Modem Tutorial Index
Appendix C: About "The Joy of Telecomputing"
What is "The Joy of Telecomputing?"
"The Joy of Telecomputing" is a 200-page (and growing), three-part report consisting of the following articles: "What you need to know about modems,""Life beyond CompuServe" and "Is AT&T the right choice?" A glossary and an index are also provided.
The discussions in "The Joy of Telecomputing" are devoted to the following online activities: file transfer (downloading shareware, exchanging files with colleagues or friends), electronic mail, conferences (forums, newsgroups, SIGs), chatting. You won't find discussions on stock quotes, shopping malls, online databases, etc.
Going online has become a way of life for many computer users. It is undeniably fascinating, fulfilling and fun. But there is also a down side to it: the cost can be prohibitive. I have yet to meet an avid modem user who didn't wish that he could afford to be online longer.
To get the most mileage from your online dollars, you need to know the answers to the following three questions:
People live in different cities, use different kinds of computers and do different things online. It should come as no surprise that there isn't a single online system that is right for everyone.
The goal of "The Joy of Telecomputing" is to help you get the most from telecomputing. Our goal is not to tell you that so-and-so is the best but to present you with enough information so that you will be able to determine what is right for you. We'll provide you a survey that is both comprehensive and specific.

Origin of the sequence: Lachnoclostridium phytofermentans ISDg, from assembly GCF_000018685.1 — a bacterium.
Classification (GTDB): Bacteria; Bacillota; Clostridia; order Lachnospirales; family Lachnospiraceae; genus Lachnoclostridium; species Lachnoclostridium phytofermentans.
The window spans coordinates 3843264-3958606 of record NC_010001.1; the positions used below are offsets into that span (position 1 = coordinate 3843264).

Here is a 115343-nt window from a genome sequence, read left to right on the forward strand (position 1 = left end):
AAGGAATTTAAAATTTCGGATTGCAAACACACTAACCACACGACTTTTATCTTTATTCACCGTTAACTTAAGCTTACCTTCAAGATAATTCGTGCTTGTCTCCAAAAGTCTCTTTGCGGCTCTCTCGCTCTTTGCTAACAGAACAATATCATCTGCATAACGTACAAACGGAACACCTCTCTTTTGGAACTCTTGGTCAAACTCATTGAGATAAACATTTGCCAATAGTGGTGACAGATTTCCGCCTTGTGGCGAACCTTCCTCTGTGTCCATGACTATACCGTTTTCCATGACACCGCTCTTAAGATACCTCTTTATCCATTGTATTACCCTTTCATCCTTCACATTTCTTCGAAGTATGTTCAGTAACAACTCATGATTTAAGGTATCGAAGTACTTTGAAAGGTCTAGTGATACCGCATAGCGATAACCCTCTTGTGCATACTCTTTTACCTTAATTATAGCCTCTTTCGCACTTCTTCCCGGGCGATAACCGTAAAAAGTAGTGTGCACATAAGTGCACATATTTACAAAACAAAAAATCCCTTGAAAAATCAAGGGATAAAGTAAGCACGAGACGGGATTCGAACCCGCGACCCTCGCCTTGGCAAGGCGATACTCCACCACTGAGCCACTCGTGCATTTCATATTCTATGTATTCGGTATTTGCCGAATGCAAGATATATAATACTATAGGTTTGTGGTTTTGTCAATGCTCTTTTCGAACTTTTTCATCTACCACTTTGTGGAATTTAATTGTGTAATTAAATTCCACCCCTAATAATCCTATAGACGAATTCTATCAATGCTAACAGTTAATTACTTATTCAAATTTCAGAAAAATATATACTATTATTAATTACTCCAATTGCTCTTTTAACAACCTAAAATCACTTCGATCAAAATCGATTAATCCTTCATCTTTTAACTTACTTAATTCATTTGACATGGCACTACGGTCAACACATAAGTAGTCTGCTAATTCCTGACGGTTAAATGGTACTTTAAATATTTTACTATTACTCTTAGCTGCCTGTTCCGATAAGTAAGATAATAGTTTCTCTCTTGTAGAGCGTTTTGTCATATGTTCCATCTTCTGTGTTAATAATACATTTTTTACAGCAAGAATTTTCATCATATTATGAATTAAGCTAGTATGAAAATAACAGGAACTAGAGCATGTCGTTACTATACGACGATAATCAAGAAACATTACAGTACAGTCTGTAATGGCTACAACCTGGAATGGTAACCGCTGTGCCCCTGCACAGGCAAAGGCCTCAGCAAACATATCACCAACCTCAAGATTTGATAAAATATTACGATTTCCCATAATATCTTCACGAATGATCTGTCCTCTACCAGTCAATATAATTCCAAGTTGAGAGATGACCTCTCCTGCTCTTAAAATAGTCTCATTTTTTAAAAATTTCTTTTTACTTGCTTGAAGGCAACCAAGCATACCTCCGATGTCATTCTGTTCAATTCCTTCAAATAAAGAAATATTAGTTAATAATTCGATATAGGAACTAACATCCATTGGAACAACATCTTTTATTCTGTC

To be comprehensive, we'll cover the three main groups of online systems: commercial online services (CompuServe and others), bulletin board systems and the Internet.
To be specific, we'll present you all the necessary information to help you make a decision. Take electronic mail, for example. Virtually all online systems offer electronic mail service. However, listing dozens of services and saying that they all offer e-mail would do little to help you make an intelligent decision. We'll also provide specific details about each service such as
(Note: CompuServe is a good deal for e-mail only if you join the Basic Service Plan. To join this experimental program, type GO NEWBASIC at any ! prompt. For $7.95 per month, you are allowed to send 60 messages. Each message can have up to 7500 characters. Note that there is a surcharge for sending e-mail to MCI Mail users. Also, reading e-mail sent to you from Internet also count against your monthly allowance.)
For the past eight years, I've worked as a computer consultant. I decided to pursue my career as a computer writer a few months ago. In the past three months, I have signed contracts for two computer books to be published in 1992.